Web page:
Diabetes and Cold Weather
Over the winter months diabetic patients of all diabetes types tend to have higher HbA1c levels than during the warmer months. With snow, ice and frost all threatening, sugar levels can creep up whilst the temperature drops.
With this in mind, we've compiled some tips to help keep your blood glucose levels under control during a cold snap.
Keep testing your blood
The cold weather can leave you with cold hands which can make blood testing more difficult. Don't let the cold put you off doing your tests though.
Regular testing will help you to catch any highs, or lows, and keep your sugar levels under control. If your hands are cold, try warming them up on a warm mug or on a radiator with a towel or thick clothing over it, before doing your test.
Keep your activity levels up
Even just a little physical activity each day can help your glucose levels in a number of supporting ways.
- increasing insulin sensitivity
- keeping you warm
- good for the mind
A little activity each day will help with insulin sensitivity (in all types of diabetes) which can help the body to better regulate sugar levels.
Particularly if you are using insulin, keep a watch of your blood sugar levels in case your insulin requirements go down. Bear in mind that activity can affect blood glucose for up to 48 hours.
A little bit of exercise helps to keep you warm. We all know that whilst exercising we heat up, but the effects don't stop as soon as we stop exercising.
We may feel cooler after stopping, if we've built up a sweat, but the longer term effects of exercise is to help with metabolism which can help to keep our body temperature up even hours after exercise and helps improve fitness levels.
If you tend to feel cold during the winter months, a little more activity in your day could be just the thing.
The saying 'healthy body, healthy mind' rings true. If you keep your body active you'll find the mind stays more active too. With a fresh feeling mind you'll be able to cope with more of the rigours of the day and be in a better position to make decisions in the management of your diabetes.
If the cold outside puts you off exercising, expend some energy inside the home. Dancing, jumping, indoor aerobics, yoga, tai chi, climbing the stairs a few times and even a bit of house work will all get your muscles working. Even games on consoles like the Nintendo Wii or Xbox Kinect can help you to get active in the comfort of your living room.
Keep an eye on your diet
Colder weather can affect your diet in a number of ways. People tend to eat more during the winter, are more likely to eat 'comfort foods' and cold trips to the shops may give way to ordering takeaways.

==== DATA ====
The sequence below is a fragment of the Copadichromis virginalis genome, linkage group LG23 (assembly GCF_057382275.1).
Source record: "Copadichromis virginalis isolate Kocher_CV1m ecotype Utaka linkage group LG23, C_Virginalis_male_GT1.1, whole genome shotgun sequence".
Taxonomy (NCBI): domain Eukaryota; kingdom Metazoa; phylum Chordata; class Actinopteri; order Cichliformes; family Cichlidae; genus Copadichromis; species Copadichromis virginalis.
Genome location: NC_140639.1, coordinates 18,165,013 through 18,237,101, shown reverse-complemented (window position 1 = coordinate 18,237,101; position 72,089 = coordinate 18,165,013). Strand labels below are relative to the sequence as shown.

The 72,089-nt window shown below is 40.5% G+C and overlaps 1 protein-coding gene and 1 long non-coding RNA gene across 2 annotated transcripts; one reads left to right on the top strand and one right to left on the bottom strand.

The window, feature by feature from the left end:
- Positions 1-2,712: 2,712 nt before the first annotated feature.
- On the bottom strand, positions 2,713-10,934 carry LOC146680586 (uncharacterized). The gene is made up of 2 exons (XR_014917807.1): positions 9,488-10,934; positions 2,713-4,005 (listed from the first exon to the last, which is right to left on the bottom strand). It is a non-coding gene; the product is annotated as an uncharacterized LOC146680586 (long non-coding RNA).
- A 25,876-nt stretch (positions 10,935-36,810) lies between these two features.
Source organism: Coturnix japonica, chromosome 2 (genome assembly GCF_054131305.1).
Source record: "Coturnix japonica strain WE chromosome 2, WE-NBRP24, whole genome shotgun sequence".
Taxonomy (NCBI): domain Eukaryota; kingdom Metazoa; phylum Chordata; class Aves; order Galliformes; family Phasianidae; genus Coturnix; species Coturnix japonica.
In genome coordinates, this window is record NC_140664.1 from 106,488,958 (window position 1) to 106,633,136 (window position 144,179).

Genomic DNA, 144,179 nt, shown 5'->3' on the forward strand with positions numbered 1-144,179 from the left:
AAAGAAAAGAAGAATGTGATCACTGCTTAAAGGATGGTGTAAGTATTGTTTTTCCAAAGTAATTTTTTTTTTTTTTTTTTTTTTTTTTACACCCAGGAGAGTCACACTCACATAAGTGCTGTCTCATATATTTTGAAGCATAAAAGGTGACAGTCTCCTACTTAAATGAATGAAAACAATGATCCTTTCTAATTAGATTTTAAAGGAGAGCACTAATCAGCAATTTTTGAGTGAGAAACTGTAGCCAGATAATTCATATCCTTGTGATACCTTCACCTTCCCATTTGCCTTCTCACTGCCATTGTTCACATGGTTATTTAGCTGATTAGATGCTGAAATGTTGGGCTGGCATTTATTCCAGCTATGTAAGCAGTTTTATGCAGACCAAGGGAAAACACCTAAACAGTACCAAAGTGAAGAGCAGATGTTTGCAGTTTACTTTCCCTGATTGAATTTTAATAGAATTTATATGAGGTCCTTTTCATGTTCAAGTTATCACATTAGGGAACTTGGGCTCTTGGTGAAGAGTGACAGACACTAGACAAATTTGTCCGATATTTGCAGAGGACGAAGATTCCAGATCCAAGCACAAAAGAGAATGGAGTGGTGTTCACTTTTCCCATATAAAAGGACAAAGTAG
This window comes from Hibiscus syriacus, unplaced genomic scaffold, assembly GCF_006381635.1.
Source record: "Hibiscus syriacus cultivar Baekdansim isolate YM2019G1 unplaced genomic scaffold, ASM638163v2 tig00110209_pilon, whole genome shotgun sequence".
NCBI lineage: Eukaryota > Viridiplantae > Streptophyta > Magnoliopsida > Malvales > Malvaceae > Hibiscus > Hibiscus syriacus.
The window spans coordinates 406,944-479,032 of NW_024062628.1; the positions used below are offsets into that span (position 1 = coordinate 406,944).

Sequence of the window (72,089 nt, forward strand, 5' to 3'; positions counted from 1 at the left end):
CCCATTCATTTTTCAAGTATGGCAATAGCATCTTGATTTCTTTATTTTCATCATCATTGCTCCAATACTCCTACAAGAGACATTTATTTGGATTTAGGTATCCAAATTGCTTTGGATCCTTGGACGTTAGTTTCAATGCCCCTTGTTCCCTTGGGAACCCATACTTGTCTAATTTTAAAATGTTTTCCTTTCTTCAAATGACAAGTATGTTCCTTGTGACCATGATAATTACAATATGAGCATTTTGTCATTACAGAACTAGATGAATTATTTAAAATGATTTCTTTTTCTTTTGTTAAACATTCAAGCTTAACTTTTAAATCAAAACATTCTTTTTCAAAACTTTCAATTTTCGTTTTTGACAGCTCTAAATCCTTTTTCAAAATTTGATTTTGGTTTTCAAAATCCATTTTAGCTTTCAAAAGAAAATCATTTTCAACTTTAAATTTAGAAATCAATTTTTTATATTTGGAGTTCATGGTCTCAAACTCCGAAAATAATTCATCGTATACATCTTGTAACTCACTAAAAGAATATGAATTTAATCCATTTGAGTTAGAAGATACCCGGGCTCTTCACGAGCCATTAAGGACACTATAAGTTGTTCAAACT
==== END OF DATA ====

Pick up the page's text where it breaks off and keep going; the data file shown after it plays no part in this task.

Your body may ask for more calories to fuel itself against the cold, this is a natural response from the body, just make sure you don't over eat and stick to right foods and avoid so-called diabetic food.
The best foods are those that are the most natural.
Ready meals, takeaways and snacks tend to have short term satisfaction, often leaving you hungry again within 2 or 3 hours. Low fat options are often recommended as a lower calorie option but check the carbohydrate content as well, as the reduction in fat in some meals may be compensated with extra carbohydrates.
Home cooked meals and natural snacks such as fruit and nuts are a great basis for a healthy diet, regardless of the season
Visiting the shops is a good way to get some extra activity into your day, just make sure you wrap up warm and take some warm gloves for carrying those shopping bags.
Keep illness at bay
Becoming ill makes diabetes harder to control.
You'll feel less well, have less energy, and just to make things worse, sugar levels often rise significantly higher in response to colds, flus and viruses.
To prevent illnesses from taking hold, keep yourself warm, eat healthily and keep a watch over your sugar levels for any rising trends in sugar levels.
Also, to guard against catching influenza, book yourself in for a flu jab. The NHS will generally provide these for free to all diabetics.
Keep depression out in the cold
The winter period sees many people feeling blue. Cold, unpleasant weather, a lack of sunlight and money worries can all contribute to a drop in mood over the colder months. If you can keep to as much of the advice above, you'll be in a good position to keep the winter blues at a greater distance.
If despite your best efforts you're finding the winter tough, one of the most highly recommended ways to keep depression under control is to reach out to others.
Having a good talk with family and friends can make a real difference to your mood, and if you want to talk about anything involving your diabetes or even to chat and joke with others with diabetes, there's always the Diabetes Forum.